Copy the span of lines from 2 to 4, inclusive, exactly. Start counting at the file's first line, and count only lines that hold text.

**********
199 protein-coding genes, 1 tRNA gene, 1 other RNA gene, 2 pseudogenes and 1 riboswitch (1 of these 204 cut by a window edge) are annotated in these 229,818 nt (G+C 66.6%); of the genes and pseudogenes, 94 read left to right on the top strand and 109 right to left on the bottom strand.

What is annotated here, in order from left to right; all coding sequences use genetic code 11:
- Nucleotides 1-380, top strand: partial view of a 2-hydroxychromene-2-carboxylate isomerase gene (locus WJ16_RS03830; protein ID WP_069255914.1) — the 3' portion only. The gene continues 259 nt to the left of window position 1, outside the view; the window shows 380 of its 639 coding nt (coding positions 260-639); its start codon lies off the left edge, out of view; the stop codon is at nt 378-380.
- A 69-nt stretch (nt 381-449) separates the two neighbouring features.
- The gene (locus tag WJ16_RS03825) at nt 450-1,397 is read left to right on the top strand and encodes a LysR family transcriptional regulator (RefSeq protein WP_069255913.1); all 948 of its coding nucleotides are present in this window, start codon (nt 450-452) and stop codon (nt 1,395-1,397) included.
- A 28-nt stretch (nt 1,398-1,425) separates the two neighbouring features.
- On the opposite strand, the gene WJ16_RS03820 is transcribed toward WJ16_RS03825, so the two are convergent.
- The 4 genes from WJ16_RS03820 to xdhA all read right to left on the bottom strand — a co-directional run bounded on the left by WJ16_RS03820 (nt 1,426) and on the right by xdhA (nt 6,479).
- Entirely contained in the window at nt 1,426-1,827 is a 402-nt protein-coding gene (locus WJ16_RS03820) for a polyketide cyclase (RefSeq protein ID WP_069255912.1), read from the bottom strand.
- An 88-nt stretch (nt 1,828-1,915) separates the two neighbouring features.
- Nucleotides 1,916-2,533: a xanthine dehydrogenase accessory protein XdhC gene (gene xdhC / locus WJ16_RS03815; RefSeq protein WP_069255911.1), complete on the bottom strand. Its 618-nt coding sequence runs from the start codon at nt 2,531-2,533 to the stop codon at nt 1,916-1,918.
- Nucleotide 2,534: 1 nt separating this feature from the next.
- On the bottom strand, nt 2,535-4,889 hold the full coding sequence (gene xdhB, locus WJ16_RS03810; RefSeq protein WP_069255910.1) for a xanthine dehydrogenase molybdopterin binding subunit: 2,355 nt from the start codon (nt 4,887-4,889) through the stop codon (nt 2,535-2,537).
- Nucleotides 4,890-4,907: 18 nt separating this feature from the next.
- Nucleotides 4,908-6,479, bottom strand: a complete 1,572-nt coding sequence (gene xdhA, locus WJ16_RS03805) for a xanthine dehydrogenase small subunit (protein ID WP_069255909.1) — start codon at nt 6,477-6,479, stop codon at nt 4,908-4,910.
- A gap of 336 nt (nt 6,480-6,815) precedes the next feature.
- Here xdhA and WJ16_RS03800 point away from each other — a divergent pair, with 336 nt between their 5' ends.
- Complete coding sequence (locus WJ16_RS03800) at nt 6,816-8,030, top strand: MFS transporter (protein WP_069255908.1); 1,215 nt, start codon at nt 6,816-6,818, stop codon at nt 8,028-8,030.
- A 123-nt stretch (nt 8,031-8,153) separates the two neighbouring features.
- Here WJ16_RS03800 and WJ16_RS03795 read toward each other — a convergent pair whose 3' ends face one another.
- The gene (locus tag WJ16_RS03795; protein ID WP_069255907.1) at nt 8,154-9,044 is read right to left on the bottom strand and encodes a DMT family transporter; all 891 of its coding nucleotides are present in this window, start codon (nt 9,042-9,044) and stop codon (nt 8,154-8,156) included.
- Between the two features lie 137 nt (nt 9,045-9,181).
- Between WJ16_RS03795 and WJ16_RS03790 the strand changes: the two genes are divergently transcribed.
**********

What is annotated here, in order from left to right; all coding sequences use genetic code 11:
- Nucleotides 1-380, top strand: partial view of a 2-hydroxychromene-2-carboxylate isomerase gene (locus WJ16_RS03830; protein ID WP_069255914.1) — the 3' portion only. The gene continues 259 nt to the left of window position 1, outside the view; the window shows 380 of its 639 coding nt (coding positions 260-639); its start codon lies off the left edge, out of view; the stop codon is at nt 378-380.
- A 69-nt stretch (nt 381-449) separates the two neighbouring features.